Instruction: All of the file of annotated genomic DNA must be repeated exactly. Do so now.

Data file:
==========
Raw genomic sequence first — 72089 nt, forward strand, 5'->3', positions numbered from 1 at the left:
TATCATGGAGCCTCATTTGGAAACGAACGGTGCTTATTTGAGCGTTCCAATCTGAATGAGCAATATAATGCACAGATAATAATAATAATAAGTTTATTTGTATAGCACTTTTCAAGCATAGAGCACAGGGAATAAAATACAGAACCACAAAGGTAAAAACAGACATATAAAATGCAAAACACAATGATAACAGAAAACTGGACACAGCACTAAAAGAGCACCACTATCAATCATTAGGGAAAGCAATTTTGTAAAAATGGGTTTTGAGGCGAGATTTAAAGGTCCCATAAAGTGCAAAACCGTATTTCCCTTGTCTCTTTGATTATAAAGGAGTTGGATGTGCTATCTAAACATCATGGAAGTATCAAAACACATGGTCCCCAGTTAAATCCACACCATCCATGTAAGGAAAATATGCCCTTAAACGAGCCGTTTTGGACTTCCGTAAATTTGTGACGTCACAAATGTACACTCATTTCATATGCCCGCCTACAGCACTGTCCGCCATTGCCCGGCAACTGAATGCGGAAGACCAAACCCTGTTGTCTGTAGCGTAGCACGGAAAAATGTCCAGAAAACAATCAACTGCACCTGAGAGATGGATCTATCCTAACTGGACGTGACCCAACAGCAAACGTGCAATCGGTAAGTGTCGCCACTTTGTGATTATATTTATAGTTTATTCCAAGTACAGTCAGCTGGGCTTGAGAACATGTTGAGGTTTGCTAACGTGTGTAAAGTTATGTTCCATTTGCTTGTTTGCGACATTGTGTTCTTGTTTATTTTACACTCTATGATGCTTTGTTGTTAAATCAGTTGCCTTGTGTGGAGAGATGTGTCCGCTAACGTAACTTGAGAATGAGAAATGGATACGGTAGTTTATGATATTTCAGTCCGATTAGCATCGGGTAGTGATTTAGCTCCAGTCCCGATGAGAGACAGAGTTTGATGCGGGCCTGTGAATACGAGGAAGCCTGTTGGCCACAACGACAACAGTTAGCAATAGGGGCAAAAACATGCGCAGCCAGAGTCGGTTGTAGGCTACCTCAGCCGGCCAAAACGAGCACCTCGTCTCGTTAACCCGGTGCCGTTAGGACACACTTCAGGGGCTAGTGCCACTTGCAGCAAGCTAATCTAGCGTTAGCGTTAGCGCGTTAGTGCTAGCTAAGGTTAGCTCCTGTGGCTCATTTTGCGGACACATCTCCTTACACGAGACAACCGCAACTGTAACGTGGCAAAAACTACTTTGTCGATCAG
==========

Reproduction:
Raw genomic sequence first — 72089 nt, forward strand, 5'->3', positions numbered from 1 at the left:
TATCATGGAGCCTCATTTGGAAACGAACGGTGCTTATTTGAGCGTTCCAATCTGAATGAGCAATATAATGCACAGATAATAATAATAATAAGTTTATTTGTATAGCACTTTTCAAGCATAGAGCACAGGGAATAAAATACAGAACCACAAAGGTAAAAACAGACATATAAAATGCAAAACACAATGATAACAGAAAACTGGACACAGCACTAAAAGAGCACCACTATCAATCATTAGGGAAAGCAATTTTGTAAAAATGGGTTTTGAGGCGAGATTTAAAGGTCCCATAAAGTGCAAAACCGTATTTCCCTTGTCTCTTTGATTATAAAGGAGTTGGATGTGCTATCTAAACATCATGGAAGTATCAAAACACATGGTCCCCAGTTAAATCCACACCATCCATGTAAGGAAAATATGCCCTTAAACGAGCCGTTTTGGACTTCCGTAAATTTGTGACGTCACAAATGTACACTCATTTCATATGCCCGCCTACAGCACTGTCCGCCATTGCCCGGCAACTGAATGCGGAAGACCAAACCCTGTTGTCTGTAGCGTAGCACGGAAAAATGTCCAGAAAACAATCAACTGCACCTGAGAGATGGATCTATCCTAACTGGACGTGACCCAACAGCAAACGTGCAATCGGTAAGTGTCGCCACTTTGTGATTATATTTATAGTTTATTCCAAGTACAGTCAGCTGGGCTTGAGAACATGTTGAGGTTTGCTAACGTGTGTAAAGTTATGTTCCATTTGCTTGTTTGCGACATTGTGTTCTTGTTTATTTTACACTCTATGATGCTTTGTTGTTAAATCAGTTGCCTTGTGTGGAGAGATGTGTCCGCTAACGTAACTTGAGAATGAGAAATGGATACGGTAGTTTATGATATTTCAGTCCGATTAGCATCGGGTAGTGATTTAGCTCCAGTCCCGATGAGAGACAGAGTTTGATGCGGGCCTGTGAATACGAGGAAGCCTGTTGGCCACAACGACAACAGTTAGCAATAGGGGCAAAAACATGCGCAGCCAGAGTCGGTTGTAGGCTACCTCAGCCGGCCAAAACGAGCACCTCGTCTCGTTAACCCGGTGCCGTTAGGACACACTTCAGGGGCTAGTGCCACTTGCAGCAAGCTAATCTAGCGTTAGCGTTAGCGCGTTAGTGCTAGCTAAGGTTAGCTCCTGTGGCTCATTTTGCGGACACATCTCCTTACACGAGACAACCGCAACTGTAACGTGGCAAAAACTACTTTGTCGATCAG